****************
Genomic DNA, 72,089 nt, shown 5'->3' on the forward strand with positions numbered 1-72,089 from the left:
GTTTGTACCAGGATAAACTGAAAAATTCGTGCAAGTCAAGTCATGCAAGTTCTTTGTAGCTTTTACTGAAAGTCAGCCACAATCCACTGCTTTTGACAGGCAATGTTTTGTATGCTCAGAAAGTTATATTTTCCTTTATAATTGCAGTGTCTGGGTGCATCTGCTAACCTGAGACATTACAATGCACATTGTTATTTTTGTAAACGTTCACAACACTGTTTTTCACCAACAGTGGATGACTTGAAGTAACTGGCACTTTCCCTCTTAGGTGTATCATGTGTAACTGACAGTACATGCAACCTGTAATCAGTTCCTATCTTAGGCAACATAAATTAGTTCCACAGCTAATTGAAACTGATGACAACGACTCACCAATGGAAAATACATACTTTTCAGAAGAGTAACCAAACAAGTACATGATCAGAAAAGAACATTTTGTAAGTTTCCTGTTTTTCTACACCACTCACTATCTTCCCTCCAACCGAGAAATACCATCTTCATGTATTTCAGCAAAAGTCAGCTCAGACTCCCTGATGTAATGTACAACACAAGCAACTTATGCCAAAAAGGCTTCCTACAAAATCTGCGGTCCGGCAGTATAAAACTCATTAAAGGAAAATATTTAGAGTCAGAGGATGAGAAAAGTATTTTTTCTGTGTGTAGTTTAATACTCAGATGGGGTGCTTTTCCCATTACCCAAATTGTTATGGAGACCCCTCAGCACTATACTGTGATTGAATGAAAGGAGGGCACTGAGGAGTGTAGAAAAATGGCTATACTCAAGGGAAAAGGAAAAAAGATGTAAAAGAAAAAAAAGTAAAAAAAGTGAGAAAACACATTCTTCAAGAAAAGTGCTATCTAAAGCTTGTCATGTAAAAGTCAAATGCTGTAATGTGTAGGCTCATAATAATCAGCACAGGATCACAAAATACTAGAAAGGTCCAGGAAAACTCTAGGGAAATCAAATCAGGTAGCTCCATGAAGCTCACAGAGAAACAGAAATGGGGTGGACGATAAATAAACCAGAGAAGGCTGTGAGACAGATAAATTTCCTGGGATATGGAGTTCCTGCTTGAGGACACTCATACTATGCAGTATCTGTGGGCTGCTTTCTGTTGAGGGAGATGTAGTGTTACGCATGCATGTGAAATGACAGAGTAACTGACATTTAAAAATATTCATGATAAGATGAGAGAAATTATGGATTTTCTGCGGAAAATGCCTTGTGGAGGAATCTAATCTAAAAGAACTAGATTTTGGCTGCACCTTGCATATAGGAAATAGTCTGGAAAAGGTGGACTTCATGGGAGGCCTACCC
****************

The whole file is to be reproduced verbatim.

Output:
Genomic DNA, 72,089 nt, shown 5'->3' on the forward strand with positions numbered 1-72,089 from the left:
GTTTGTACCAGGATAAACTGAAAAATTCGTGCAAGTCAAGTCATGCAAGTTCTTTGTAGCTTTTACTGAAAGTCAGCCACAATCCACTGCTTTTGACAGGCAATGTTTTGTATGCTCAGAAAGTTATATTTTCCTTTATAATTGCAGTGTCTGGGTGCATCTGCTAACCTGAGACATTACAATGCACATTGTTATTTTTGTAAACGTTCACAACACTGTTTTTCACCAACAGTGGATGACTTGAAGTAACTGGCACTTTCCCTCTTAGGTGTATCATGTGTAACTGACAGTACATGCAACCTGTAATCAGTTCCTATCTTAGGCAACATAAATTAGTTCCACAGCTAATTGAAACTGATGACAACGACTCACCAATGGAAAATACATACTTTTCAGAAGAGTAACCAAACAAGTACATGATCAGAAAAGAACATTTTGTAAGTTTCCTGTTTTTCTACACCACTCACTATCTTCCCTCCAACCGAGAAATACCATCTTCATGTATTTCAGCAAAAGTCAGCTCAGACTCCCTGATGTAATGTACAACACAAGCAACTTATGCCAAAAAGGCTTCCTACAAAATCTGCGGTCCGGCAGTATAAAACTCATTAAAGGAAAATATTTAGAGTCAGAGGATGAGAAAAGTATTTTTTCTGTGTGTAGTTTAATACTCAGATGGGGTGCTTTTCCCATTACCCAAATTGTTATGGAGACCCCTCAGCACTATACTGTGATTGAATGAAAGGAGGGCACTGAGGAGTGTAGAAAAATGGCTATACTCAAGGGAAAAGGAAAAAAGATGTAAAAGAAAAAAAAGTAAAAAAAGTGAGAAAACACATTCTTCAAGAAAAGTGCTATCTAAAGCTTGTCATGTAAAAGTCAAATGCTGTAATGTGTAGGCTCATAATAATCAGCACAGGATCACAAAATACTAGAAAGGTCCAGGAAAACTCTAGGGAAATCAAATCAGGTAGCTCCATGAAGCTCACAGAGAAACAGAAATGGGGTGGACGATAAATAAACCAGAGAAGGCTGTGAGACAGATAAATTTCCTGGGATATGGAGTTCCTGCTTGAGGACACTCATACTATGCAGTATCTGTGGGCTGCTTTCTGTTGAGGGAGATGTAGTGTTACGCATGCATGTGAAATGACAGAGTAACTGACATTTAAAAATATTCATGATAAGATGAGAGAAATTATGGATTTTCTGCGGAAAATGCCTTGTGGAGGAATCTAATCTAAAAGAACTAGATTTTGGCTGCACCTTGCATATAGGAAATAGTCTGGAAAAGGTGGACTTCATGGGAGGCCTACCC